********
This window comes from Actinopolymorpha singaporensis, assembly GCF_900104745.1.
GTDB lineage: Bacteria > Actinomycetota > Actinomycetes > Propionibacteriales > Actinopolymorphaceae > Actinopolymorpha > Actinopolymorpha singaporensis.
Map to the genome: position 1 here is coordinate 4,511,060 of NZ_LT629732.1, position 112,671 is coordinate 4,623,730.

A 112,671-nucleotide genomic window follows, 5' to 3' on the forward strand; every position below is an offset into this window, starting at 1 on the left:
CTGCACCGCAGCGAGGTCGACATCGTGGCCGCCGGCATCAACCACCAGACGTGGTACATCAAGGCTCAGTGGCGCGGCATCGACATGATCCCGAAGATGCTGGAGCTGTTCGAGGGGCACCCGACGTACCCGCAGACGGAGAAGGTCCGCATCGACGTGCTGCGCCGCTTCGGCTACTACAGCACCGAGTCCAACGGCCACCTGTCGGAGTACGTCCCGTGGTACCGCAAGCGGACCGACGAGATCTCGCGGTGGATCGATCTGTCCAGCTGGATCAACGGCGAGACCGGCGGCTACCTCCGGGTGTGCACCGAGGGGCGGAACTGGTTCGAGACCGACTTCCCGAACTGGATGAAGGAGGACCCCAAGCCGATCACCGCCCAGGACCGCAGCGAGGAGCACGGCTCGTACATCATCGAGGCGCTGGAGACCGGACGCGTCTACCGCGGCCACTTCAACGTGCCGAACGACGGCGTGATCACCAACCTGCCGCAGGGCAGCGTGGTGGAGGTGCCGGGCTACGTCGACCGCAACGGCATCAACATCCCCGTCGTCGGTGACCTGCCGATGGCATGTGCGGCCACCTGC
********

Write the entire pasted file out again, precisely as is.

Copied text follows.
This window comes from Actinopolymorpha singaporensis, assembly GCF_900104745.1.
GTDB lineage: Bacteria > Actinomycetota > Actinomycetes > Propionibacteriales > Actinopolymorphaceae > Actinopolymorpha > Actinopolymorpha singaporensis.
Map to the genome: position 1 here is coordinate 4,511,060 of NZ_LT629732.1, position 112,671 is coordinate 4,623,730.

A 112,671-nucleotide genomic window follows, 5' to 3' on the forward strand; every position below is an offset into this window, starting at 1 on the left:
CTGCACCGCAGCGAGGTCGACATCGTGGCCGCCGGCATCAACCACCAGACGTGGTACATCAAGGCTCAGTGGCGCGGCATCGACATGATCCCGAAGATGCTGGAGCTGTTCGAGGGGCACCCGACGTACCCGCAGACGGAGAAGGTCCGCATCGACGTGCTGCGCCGCTTCGGCTACTACAGCACCGAGTCCAACGGCCACCTGTCGGAGTACGTCCCGTGGTACCGCAAGCGGACCGACGAGATCTCGCGGTGGATCGATCTGTCCAGCTGGATCAACGGCGAGACCGGCGGCTACCTCCGGGTGTGCACCGAGGGGCGGAACTGGTTCGAGACCGACTTCCCGAACTGGATGAAGGAGGACCCCAAGCCGATCACCGCCCAGGACCGCAGCGAGGAGCACGGCTCGTACATCATCGAGGCGCTGGAGACCGGACGCGTCTACCGCGGCCACTTCAACGTGCCGAACGACGGCGTGATCACCAACCTGCCGCAGGGCAGCGTGGTGGAGGTGCCGGGCTACGTCGACCGCAACGGCATCAACATCCCCGTCGTCGGTGACCTGCCGATGGCATGTGCGGCCACCTGC